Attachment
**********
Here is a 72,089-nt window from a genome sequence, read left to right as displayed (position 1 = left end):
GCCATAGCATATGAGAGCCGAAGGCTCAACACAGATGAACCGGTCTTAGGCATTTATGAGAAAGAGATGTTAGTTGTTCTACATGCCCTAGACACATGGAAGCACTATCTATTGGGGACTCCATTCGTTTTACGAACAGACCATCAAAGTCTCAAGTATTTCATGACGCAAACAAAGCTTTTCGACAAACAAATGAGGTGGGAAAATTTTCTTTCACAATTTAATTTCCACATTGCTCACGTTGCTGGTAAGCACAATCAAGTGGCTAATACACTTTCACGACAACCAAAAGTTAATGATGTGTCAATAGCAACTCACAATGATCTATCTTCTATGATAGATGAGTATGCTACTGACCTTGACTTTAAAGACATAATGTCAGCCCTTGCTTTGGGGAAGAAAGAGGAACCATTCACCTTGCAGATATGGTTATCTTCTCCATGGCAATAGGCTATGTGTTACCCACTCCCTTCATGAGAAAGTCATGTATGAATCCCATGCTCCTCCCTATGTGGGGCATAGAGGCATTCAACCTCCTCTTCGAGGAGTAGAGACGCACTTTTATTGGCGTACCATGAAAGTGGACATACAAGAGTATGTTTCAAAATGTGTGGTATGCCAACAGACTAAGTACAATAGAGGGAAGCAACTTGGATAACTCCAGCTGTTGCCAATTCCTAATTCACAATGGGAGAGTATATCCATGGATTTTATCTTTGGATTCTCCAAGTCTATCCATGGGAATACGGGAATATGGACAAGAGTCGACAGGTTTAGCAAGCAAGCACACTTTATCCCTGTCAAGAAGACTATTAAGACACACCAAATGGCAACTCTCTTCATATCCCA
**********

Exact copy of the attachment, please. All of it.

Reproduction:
Here is a 72,089-nt window from a genome sequence, read left to right as displayed (position 1 = left end):
GCCATAGCATATGAGAGCCGAAGGCTCAACACAGATGAACCGGTCTTAGGCATTTATGAGAAAGAGATGTTAGTTGTTCTACATGCCCTAGACACATGGAAGCACTATCTATTGGGGACTCCATTCGTTTTACGAACAGACCATCAAAGTCTCAAGTATTTCATGACGCAAACAAAGCTTTTCGACAAACAAATGAGGTGGGAAAATTTTCTTTCACAATTTAATTTCCACATTGCTCACGTTGCTGGTAAGCACAATCAAGTGGCTAATACACTTTCACGACAACCAAAAGTTAATGATGTGTCAATAGCAACTCACAATGATCTATCTTCTATGATAGATGAGTATGCTACTGACCTTGACTTTAAAGACATAATGTCAGCCCTTGCTTTGGGGAAGAAAGAGGAACCATTCACCTTGCAGATATGGTTATCTTCTCCATGGCAATAGGCTATGTGTTACCCACTCCCTTCATGAGAAAGTCATGTATGAATCCCATGCTCCTCCCTATGTGGGGCATAGAGGCATTCAACCTCCTCTTCGAGGAGTAGAGACGCACTTTTATTGGCGTACCATGAAAGTGGACATACAAGAGTATGTTTCAAAATGTGTGGTATGCCAACAGACTAAGTACAATAGAGGGAAGCAACTTGGATAACTCCAGCTGTTGCCAATTCCTAATTCACAATGGGAGAGTATATCCATGGATTTTATCTTTGGATTCTCCAAGTCTATCCATGGGAATACGGGAATATGGACAAGAGTCGACAGGTTTAGCAAGCAAGCACACTTTATCCCTGTCAAGAAGACTATTAAGACACACCAAATGGCAACTCTCTTCATATCCCA